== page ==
New Study Debunks 'Crazy Cat Lady' Myths
Previous studies suggested that living with a cat could trigger mental illness. However, a new study debunks those "crazy cat lady" myths.
CNN reported that a study from University College London disproves previous studies, saying having a cat for a pet could lead to schizophrenia, paranoia or hallucinations. Using data involving 5,000 children in the Avon Longitudinal Study of Parents and Children, researchers have found that children born and raised in households with cats were not at a higher risk of developing these psychotic symptoms.
"Our study suggests that cat ownership during pregnancy or in early childhood does not pose a direct risk for later psychotic symptoms," senior study author Dr. James Kirkbride said. "However, there is good evidence that Toxoplasma gondii exposure during pregnancy can lead to serious birth defects and other health problems in children."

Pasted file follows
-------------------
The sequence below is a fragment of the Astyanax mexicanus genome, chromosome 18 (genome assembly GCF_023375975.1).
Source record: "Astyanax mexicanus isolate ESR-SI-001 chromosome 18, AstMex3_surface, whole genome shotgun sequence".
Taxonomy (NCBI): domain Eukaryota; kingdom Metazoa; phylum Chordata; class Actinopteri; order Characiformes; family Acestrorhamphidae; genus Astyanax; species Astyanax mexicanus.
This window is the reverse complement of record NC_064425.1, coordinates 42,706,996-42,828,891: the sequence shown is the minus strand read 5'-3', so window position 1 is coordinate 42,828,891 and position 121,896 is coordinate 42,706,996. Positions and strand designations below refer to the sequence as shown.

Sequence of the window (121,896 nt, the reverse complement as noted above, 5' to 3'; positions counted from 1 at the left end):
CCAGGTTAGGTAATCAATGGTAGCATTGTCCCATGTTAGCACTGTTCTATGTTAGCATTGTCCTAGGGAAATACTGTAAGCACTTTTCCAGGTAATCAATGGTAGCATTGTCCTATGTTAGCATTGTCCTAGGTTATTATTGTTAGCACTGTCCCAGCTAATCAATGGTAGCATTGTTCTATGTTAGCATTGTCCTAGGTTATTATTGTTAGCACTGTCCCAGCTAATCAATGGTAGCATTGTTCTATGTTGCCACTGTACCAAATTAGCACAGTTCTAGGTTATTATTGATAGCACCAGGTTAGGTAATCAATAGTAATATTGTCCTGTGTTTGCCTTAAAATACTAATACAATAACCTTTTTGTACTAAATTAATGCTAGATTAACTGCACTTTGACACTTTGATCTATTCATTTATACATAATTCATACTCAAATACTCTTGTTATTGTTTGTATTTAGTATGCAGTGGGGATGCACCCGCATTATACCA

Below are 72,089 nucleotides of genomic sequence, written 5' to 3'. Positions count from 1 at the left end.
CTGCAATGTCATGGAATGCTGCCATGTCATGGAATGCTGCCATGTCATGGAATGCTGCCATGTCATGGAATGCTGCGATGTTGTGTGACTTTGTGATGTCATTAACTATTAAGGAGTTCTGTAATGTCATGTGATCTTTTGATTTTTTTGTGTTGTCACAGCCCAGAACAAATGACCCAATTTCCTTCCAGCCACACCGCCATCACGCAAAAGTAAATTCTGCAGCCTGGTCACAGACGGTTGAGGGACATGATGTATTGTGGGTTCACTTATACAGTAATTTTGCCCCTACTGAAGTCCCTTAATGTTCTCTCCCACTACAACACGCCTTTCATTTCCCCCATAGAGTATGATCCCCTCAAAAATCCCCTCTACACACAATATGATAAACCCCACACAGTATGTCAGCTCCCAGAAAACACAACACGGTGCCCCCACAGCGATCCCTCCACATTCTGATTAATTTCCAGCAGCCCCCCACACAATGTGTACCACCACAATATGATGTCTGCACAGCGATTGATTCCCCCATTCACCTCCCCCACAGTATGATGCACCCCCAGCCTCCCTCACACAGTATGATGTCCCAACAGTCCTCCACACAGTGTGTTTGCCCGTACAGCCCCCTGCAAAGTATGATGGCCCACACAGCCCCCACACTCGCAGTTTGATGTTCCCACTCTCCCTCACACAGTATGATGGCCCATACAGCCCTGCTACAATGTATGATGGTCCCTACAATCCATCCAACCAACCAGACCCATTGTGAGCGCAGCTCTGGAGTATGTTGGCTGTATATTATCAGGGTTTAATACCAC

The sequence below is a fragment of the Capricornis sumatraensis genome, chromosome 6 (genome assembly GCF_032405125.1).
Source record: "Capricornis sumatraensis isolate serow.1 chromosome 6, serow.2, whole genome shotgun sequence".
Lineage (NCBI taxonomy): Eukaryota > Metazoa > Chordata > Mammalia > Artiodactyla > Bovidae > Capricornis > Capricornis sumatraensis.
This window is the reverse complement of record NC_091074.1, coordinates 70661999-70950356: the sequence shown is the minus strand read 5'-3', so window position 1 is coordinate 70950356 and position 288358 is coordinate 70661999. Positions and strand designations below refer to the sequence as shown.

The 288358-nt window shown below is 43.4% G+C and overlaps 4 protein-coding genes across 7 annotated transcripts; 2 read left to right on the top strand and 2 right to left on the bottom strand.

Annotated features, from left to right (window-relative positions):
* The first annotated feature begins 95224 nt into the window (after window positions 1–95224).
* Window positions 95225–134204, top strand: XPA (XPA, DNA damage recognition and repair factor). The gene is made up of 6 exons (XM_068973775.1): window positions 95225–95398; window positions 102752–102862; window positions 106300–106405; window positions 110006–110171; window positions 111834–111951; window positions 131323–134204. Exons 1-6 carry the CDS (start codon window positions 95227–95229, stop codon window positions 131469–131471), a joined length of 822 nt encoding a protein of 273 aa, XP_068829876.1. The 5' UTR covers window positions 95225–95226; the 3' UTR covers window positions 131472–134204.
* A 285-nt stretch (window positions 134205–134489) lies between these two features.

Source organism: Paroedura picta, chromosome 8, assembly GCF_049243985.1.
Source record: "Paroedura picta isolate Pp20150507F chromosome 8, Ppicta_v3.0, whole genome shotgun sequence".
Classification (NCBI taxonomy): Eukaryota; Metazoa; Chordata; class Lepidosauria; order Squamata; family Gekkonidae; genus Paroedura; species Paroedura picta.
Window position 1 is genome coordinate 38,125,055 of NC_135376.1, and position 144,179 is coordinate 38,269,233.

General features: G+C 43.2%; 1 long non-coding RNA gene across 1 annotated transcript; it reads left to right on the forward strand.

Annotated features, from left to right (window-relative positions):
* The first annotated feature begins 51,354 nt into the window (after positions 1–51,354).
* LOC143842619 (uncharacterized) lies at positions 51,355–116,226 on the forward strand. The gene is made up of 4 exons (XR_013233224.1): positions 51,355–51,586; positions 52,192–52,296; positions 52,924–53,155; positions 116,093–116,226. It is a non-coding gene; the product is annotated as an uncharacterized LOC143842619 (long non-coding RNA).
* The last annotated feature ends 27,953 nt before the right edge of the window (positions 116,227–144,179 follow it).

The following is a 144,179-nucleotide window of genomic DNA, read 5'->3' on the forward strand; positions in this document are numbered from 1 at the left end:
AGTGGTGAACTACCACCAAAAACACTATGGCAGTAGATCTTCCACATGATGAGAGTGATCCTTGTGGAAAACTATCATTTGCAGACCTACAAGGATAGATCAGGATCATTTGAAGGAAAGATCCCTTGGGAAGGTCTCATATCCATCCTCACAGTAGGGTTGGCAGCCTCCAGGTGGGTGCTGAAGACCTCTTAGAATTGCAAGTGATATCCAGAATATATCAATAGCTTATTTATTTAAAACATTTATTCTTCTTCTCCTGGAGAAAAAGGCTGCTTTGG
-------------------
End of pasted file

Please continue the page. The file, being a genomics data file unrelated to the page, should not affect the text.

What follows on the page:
Cats are the primary host of Toxoplasma gondii, Francesca Solmi said. She is the study's lead author and a research associate in the Division of Psychiatry at University College London. Being exposed to T. gondii infection is reportedly the main culprit of increased mental illness risks, which previous cat studies have failed to look at.
According to the Centers for Disease Control and Prevention, cats could attain these parasites when they have eaten contaminated raw meat or rats. When infected, cats could shed the parasite after two weeks. People can be contaminated by the infection when they accidentally ingest the cat's feces or other substances.
As per The Huffington Post, the CDC advises pregnant women to avoid having contact with cat litter. If not, they should at least wear disposable gloves and carefully wash their hands immediately after. It adds that pregnant women should wear gloves when gardening and handling soil as well.
Furthermore, CDC suggests fruits and vegetables should be thoroughly washed before consumption. They should make sure they are taking the necessary food precautions.